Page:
I guess my specific question, now that I understand what is going on, is this:

Why doesn't the "convert contents to class" project function release the new private class data from the original strict typedef control dependancy? Is there a reason this isn't done that I'm not thinking about?

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QUOTE(orko @ Sep 3 2007, 02:02 PM)

This is what I get as well. However, I didn't follow your point in the first post until now. The circled area is the key. You will also notice that if you double-click on the SubClust1.ctl in your example, the cluster has been replaced by an object icon. LabVIEW did the right thing but the question is, is it a bug, or an unfortunate side effect.

QUOTE(orko @ Sep 3 2007, 02:02 PM)

Well, what I see, is that in your MasterCluster class, you have two objects of the type SubClust1. MasterCluster is not accessing any private data. It contains two instances of the SubClust1 class. What has happened (i think) is that now the SubClust1.lvclass object control has been typedef'd. The actual private data is not linked to the typedef. Class private data is not a typedef anyway. It's a special Class Private Data type. If you open up the class private data structure and right click on the cluster you will see that you can't customize it. This means it's not linked to the typedef.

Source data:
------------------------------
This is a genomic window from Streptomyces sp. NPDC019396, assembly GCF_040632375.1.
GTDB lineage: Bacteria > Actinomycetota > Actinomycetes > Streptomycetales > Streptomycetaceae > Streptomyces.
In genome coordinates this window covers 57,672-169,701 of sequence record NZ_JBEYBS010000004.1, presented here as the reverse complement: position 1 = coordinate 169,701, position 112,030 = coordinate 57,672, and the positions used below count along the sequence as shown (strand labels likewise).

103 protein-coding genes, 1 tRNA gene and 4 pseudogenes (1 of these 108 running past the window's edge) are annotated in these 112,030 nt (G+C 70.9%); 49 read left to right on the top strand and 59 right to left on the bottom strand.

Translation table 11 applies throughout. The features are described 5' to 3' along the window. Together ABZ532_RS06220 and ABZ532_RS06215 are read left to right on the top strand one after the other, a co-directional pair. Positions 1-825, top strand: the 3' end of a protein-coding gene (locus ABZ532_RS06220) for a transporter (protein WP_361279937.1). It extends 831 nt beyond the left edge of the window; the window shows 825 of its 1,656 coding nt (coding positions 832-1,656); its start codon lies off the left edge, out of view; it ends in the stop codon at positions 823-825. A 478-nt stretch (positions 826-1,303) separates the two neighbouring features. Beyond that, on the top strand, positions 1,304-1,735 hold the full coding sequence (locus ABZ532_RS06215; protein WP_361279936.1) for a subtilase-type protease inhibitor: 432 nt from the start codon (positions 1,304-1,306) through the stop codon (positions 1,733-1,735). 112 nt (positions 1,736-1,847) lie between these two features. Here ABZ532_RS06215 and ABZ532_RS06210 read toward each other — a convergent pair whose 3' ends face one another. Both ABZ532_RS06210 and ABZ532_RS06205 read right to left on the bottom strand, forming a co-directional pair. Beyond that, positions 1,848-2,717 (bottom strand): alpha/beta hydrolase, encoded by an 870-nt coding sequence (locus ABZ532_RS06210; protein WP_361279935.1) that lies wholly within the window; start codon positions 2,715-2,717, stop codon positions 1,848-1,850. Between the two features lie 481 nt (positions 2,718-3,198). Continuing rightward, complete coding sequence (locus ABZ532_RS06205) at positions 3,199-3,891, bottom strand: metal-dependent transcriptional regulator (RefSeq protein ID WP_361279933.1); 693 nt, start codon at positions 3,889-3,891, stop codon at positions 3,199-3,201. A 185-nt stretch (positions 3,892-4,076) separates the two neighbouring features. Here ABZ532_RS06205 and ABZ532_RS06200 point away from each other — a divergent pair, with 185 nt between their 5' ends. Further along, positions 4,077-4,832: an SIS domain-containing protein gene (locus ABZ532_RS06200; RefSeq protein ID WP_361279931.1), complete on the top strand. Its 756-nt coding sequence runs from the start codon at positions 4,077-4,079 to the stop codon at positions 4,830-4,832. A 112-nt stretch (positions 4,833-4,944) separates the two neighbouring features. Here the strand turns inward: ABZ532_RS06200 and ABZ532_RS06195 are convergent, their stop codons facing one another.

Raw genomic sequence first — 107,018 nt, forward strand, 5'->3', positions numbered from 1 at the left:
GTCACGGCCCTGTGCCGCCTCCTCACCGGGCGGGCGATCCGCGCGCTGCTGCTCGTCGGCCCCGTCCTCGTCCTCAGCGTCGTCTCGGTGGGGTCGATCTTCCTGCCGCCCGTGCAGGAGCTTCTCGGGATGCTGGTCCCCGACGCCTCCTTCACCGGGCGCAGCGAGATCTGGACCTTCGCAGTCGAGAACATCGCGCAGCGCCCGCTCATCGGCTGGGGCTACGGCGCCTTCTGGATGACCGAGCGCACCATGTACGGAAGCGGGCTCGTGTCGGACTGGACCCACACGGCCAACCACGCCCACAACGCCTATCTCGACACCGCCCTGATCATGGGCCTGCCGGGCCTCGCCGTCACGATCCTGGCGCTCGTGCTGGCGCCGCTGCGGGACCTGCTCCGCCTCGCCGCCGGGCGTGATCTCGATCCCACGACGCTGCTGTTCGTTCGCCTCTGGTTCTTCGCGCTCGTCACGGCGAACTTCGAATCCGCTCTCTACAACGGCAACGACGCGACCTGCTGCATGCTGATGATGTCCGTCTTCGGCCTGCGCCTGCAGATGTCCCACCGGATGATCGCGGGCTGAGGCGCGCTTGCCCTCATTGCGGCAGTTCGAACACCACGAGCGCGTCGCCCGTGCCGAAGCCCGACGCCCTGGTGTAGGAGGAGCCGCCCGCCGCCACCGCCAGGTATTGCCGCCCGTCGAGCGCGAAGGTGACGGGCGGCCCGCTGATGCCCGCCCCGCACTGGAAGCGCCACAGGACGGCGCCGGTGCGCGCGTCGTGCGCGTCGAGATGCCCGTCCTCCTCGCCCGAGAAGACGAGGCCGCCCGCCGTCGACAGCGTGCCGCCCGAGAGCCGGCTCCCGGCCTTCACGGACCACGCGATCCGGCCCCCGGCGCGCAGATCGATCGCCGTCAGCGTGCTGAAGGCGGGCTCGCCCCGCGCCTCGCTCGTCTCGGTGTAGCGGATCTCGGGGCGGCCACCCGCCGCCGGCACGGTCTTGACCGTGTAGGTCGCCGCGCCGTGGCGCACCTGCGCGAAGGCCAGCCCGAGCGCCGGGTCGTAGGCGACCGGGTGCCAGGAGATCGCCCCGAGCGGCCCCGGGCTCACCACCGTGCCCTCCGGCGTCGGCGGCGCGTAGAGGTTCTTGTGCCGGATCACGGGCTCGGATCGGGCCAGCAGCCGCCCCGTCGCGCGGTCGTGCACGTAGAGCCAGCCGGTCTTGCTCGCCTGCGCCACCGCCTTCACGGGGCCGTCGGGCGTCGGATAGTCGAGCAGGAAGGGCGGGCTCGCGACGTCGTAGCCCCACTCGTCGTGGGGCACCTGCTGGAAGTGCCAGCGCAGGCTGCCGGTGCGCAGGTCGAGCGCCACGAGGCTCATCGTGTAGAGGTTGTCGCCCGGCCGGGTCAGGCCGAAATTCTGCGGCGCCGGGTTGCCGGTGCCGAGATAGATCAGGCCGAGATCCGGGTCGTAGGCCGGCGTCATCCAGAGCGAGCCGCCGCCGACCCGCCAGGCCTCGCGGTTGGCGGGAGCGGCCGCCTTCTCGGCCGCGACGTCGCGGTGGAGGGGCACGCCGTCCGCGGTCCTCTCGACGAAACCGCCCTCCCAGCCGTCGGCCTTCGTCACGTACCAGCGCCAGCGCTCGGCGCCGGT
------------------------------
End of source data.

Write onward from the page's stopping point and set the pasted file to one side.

QUOTE(orko @ Sep 3 2007, 02:02 PM)

I guess I understand what is going on, and why...but I do not understand why this be desirable behavior...
Why would I need to go through my entire class heirarchy after converting to classes and one-by-one disconnect them from their original typedef?

As I discussed, the new class private data IS disconnected, so there is no real problem here. I agree it's a little annoying and perhaps an autodisconnect should take place, but if that happens then it might not be expected and could confuse those that expected it to behave the way it does.

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A) Please file a bug report on ni.com/devforums if the documentation is unclear for this feature. The online help is at


B) Here's some details of what is going on...

1) You popup on X.ctl and select Convert Contents of Control to Class

2) A new class is created named X.lvclass which contains X.ctl, the private data control of this class. This is NOT the same X.ctl as the one on which you popped up.

3) The private data control's cluster is populated with the data from the original X.ctl.

4) The original X.ctl is edited to have an instance of X.lvclass on its front panel, replacing whatever else was there already.

The original X.ctl is not deleted so that VIs that look for it can still find it. Whenever you open a VI that uses X.ctl, that VI updates to match X.ctl (assuming X.ctl is a typedef). Thus any VI that used the old X.ctl type now uses the new X.ctl type, which is X.lvclass. Any VI that just passed the X.ctl value around to subVIs is fine. Any VI that tried to actually operate on the value of X.ctl is broken. To fix those VIs you need to move them inside the new X.lvclass so that they have the priviledge of being able to access the data OR you need to create accessor VIs on X.lvclass that these broken VIs can use.